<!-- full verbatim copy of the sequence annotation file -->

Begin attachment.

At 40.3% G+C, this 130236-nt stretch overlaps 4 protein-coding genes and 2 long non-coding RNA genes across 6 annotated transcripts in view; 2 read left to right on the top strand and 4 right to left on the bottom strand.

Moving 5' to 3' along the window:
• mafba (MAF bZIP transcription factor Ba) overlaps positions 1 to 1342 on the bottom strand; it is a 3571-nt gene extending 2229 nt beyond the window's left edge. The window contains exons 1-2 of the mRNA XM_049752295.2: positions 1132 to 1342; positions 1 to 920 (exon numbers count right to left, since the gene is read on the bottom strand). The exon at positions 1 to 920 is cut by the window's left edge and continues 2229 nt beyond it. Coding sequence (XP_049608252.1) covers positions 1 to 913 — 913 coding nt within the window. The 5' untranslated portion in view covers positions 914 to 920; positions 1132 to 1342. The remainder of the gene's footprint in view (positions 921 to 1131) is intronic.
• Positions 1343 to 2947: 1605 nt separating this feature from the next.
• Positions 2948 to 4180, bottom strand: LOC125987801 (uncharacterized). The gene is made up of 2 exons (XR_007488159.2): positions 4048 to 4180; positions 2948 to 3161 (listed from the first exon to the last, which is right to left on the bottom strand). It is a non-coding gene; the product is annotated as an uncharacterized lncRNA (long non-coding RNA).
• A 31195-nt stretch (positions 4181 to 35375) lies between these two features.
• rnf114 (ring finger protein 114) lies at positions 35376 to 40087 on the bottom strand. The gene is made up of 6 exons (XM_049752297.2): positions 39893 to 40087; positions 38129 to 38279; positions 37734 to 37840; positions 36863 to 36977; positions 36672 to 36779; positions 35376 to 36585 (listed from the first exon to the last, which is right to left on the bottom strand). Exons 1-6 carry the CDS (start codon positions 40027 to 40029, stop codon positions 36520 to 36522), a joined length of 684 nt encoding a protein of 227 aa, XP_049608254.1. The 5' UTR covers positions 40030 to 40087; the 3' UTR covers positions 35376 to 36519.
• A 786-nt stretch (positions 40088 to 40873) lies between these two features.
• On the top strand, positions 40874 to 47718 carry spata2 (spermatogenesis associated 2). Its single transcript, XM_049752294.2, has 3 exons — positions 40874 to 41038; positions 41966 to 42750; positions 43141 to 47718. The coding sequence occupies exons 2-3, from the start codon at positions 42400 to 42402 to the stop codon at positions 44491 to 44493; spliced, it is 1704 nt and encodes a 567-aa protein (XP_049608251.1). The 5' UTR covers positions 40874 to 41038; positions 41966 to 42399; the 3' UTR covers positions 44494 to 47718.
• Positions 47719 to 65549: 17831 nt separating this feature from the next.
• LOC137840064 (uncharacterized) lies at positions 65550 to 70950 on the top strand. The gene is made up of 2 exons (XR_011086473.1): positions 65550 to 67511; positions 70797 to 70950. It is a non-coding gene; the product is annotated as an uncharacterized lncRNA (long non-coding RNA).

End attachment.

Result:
At 40.3% G+C, this 130236-nt stretch overlaps 4 protein-coding genes and 2 long non-coding RNA genes across 6 annotated transcripts in view; 2 read left to right on the top strand and 4 right to left on the bottom strand.

Moving 5' to 3' along the window:
• mafba (MAF bZIP transcription factor Ba) overlaps positions 1 to 1342 on the bottom strand; it is a 3571-nt gene extending 2229 nt beyond the window's left edge. The window contains exons 1-2 of the mRNA XM_049752295.2: positions 1132 to 1342; positions 1 to 920 (exon numbers count right to left, since the gene is read on the bottom strand). The exon at positions 1 to 920 is cut by the window's left edge and continues 2229 nt beyond it. Coding sequence (XP_049608252.1) covers positions 1 to 913 — 913 coding nt within the window. The 5' untranslated portion in view covers positions 914 to 920; positions 1132 to 1342. The remainder of the gene's footprint in view (positions 921 to 1131) is intronic.
• Positions 1343 to 2947: 1605 nt separating this feature from the next.
• Positions 2948 to 4180, bottom strand: LOC125987801 (uncharacterized). The gene is made up of 2 exons (XR_007488159.2): positions 4048 to 4180; positions 2948 to 3161 (listed from the first exon to the last, which is right to left on the bottom strand). It is a non-coding gene; the product is annotated as an uncharacterized lncRNA (long non-coding RNA).
• A 31195-nt stretch (positions 4181 to 35375) lies between these two features.
• rnf114 (ring finger protein 114) lies at positions 35376 to 40087 on the bottom strand. The gene is made up of 6 exons (XM_049752297.2): positions 39893 to 40087; positions 38129 to 38279; positions 37734 to 37840; positions 36863 to 36977; positions 36672 to 36779; positions 35376 to 36585 (listed from the first exon to the last, which is right to left on the bottom strand). Exons 1-6 carry the CDS (start codon positions 40027 to 40029, stop codon positions 36520 to 36522), a joined length of 684 nt encoding a protein of 227 aa, XP_049608254.1. The 5' UTR covers positions 40030 to 40087; the 3' UTR covers positions 35376 to 36519.
• A 786-nt stretch (positions 40088 to 40873) lies between these two features.
• On the top strand, positions 40874 to 47718 carry spata2 (spermatogenesis associated 2). Its single transcript, XM_049752294.2, has 3 exons — positions 40874 to 41038; positions 41966 to 42750; positions 43141 to 47718. The coding sequence occupies exons 2-3, from the start codon at positions 42400 to 42402 to the stop codon at positions 44491 to 44493; spliced, it is 1704 nt and encodes a 567-aa protein (XP_049608251.1). The 5' UTR covers positions 40874 to 41038; positions 41966 to 42399; the 3' UTR covers positions 44494 to 47718.
• Positions 47719 to 65549: 17831 nt separating this feature from the next.
• LOC137840064 (uncharacterized) lies at positions 65550 to 70950 on the top strand. The gene is made up of 2 exons (XR_011086473.1): positions 65550 to 67511; positions 70797 to 70950. It is a non-coding gene; the product is annotated as an uncharacterized lncRNA (long non-coding RNA).